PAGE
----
Your cause of death depends to a large extent on when you do it and where. If you are in the US and between the age of 10 and 24 when you die, there is a very good chance (over 70%) that you will die of an unintentional accident, suicide or homicide – so be careful and stop worrying about cancer!
It’s a similar story in the UK, I’ve been browsing the figures from the Office of National Statistics – if you are between the ages of 20 and 34, suicide and injury/poisoning of indeterminable intent (I think that means probable suicide), accidental poisoning (drug over-dose) and road accidents are the three most common causes of death in both men and women.
In childhood, (5-19) road traffic accidents are the commonest cause of death for boys. Little girls are more cautious — I knew that.
Not until the age of 50 will suicide cease to be the commonest cause of death for men. Shocking in itself this is a huge tribute to the power of vaccination, antibiotics and sewers.
What about the other end of the spectrum – what are our chances of surviving birth? In the US infant mortality was 6.15/1000 live births in 2010, worryingly it is increasing and I don’t know why but obesity, diabetes, pregnancies in older women and in much younger women may be contributing.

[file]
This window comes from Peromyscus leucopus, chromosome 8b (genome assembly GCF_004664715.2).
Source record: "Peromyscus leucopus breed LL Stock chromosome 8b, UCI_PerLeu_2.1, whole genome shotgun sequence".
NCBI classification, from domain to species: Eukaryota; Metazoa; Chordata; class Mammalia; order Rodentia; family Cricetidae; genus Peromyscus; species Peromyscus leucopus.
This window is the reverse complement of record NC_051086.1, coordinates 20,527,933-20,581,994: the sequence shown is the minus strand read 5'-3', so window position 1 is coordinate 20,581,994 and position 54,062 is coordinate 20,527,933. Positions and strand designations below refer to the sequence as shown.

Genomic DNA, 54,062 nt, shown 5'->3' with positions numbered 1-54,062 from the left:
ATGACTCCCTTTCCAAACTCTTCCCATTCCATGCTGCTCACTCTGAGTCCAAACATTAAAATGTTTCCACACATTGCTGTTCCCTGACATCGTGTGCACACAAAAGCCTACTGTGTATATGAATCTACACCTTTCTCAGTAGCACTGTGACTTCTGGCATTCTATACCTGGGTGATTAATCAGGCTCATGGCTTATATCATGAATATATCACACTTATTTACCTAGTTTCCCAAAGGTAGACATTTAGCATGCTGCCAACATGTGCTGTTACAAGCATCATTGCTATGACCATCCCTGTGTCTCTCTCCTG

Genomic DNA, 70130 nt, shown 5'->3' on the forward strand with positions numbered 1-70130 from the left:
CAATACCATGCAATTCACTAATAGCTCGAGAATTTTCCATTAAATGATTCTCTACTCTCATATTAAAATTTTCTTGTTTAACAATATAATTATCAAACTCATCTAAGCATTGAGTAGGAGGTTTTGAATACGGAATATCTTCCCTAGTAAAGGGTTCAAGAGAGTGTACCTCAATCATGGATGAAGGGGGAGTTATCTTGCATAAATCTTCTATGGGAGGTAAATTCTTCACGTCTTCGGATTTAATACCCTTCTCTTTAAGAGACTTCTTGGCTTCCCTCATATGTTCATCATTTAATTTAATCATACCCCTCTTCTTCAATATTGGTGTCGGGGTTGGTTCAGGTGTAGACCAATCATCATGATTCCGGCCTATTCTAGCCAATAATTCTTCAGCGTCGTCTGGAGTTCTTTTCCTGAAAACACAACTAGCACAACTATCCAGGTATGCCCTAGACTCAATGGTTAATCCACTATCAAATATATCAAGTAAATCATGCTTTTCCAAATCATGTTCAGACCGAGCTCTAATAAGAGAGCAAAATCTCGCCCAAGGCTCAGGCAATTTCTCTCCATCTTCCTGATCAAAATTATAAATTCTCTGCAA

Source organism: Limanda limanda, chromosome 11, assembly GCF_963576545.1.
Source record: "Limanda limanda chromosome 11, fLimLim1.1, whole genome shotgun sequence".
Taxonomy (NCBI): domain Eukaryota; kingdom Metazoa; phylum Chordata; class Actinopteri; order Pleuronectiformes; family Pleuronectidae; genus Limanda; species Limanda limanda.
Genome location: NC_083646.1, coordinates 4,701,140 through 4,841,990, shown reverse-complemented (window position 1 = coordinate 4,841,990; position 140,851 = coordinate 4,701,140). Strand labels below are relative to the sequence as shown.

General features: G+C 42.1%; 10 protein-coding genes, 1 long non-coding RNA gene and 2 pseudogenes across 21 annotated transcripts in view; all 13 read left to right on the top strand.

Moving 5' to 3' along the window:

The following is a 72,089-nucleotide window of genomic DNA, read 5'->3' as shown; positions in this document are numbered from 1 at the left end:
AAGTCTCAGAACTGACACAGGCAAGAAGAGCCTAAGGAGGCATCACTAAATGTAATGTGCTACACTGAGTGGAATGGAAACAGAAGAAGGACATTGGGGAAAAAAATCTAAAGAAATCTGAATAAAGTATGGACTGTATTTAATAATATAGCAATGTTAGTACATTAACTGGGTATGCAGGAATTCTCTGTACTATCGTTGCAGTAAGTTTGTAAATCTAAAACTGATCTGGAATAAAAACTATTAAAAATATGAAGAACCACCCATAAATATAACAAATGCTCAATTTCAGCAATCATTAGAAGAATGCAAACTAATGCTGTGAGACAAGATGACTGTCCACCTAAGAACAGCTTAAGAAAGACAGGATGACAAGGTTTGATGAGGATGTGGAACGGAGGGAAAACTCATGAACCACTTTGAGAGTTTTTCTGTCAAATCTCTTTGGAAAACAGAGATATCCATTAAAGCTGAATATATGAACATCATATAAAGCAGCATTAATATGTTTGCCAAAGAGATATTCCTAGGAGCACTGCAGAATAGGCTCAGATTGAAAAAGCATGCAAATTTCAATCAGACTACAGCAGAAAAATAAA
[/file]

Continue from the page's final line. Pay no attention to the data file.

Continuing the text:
In the UK infant mortality is at an all-time low of 4/1000 live births but we can probably expect this to rise as it has in the States.
The lowest infant mortality is in mothers between the ages of 30 and 34, the highest in those under 20 (5.5/1000 in UK in 2012).
The UN Population Division figures tell us that if you live in Afghanistan 135.95 babies in every 1000 die within a year of birth, that’s 13.5 in every 100 or more than 1 in 10!
Without modern medical care how many mothers would die in childbirth? Wikipedia gives us an idea — in Dublin between 1785 and 1849 the figure was about 1 in 100 or (for comparison) 1000 in 100,000. In some institutions the maternal death rate on occasions reached 40%. It has gradually improved with advances in care; in the US in 2008 it was 14 in 100,000 but don’t be complacent the trend is again upwards.
1 in 100 is about the level of maternal deaths that we find today in Somalia – not as good as our sheep standing outside in the rain (but then they do have the benefit of some modern medical care and good nutrition).
In Sub-Saharan Africa the lifetime risk of maternal death from childbirth is about 1: 16, one in every sixteen women will die as a result of the complications of having a baby. In the developed world the figure is 1 in 2800.
I commend you to go look at your national statistics and think about what they mean – I haven’t even touched on the lifestyle, cultural or political implications – you can do that for yourselves.